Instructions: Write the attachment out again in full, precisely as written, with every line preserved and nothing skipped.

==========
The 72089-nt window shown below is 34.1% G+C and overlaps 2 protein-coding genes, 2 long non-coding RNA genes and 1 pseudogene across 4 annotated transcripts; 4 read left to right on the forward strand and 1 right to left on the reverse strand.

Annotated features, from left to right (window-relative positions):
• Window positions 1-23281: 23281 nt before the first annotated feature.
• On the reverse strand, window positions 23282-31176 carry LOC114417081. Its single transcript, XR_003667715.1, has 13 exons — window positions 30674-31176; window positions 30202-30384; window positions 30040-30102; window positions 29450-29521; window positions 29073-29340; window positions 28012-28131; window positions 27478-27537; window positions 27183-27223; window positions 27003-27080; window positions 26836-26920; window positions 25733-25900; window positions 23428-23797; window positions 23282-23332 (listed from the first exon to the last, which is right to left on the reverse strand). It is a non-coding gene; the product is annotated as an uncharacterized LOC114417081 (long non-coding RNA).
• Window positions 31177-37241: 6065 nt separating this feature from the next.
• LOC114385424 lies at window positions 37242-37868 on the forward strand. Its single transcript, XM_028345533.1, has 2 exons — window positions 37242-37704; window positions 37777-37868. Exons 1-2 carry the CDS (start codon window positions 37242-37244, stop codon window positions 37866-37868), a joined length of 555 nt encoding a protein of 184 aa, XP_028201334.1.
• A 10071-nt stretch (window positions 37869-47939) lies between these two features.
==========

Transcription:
The 72089-nt window shown below is 34.1% G+C and overlaps 2 protein-coding genes, 2 long non-coding RNA genes and 1 pseudogene across 4 annotated transcripts; 4 read left to right on the forward strand and 1 right to left on the reverse strand.

Annotated features, from left to right (window-relative positions):
• Window positions 1-23281: 23281 nt before the first annotated feature.
• On the reverse strand, window positions 23282-31176 carry LOC114417081. Its single transcript, XR_003667715.1, has 13 exons — window positions 30674-31176; window positions 30202-30384; window positions 30040-30102; window positions 29450-29521; window positions 29073-29340; window positions 28012-28131; window positions 27478-27537; window positions 27183-27223; window positions 27003-27080; window positions 26836-26920; window positions 25733-25900; window positions 23428-23797; window positions 23282-23332 (listed from the first exon to the last, which is right to left on the reverse strand). It is a non-coding gene; the product is annotated as an uncharacterized LOC114417081 (long non-coding RNA).
• Window positions 31177-37241: 6065 nt separating this feature from the next.
• LOC114385424 lies at window positions 37242-37868 on the forward strand. Its single transcript, XM_028345533.1, has 2 exons — window positions 37242-37704; window positions 37777-37868. Exons 1-2 carry the CDS (start codon window positions 37242-37244, stop codon window positions 37866-37868), a joined length of 555 nt encoding a protein of 184 aa, XP_028201334.1.
• A 10071-nt stretch (window positions 37869-47939) lies between these two features.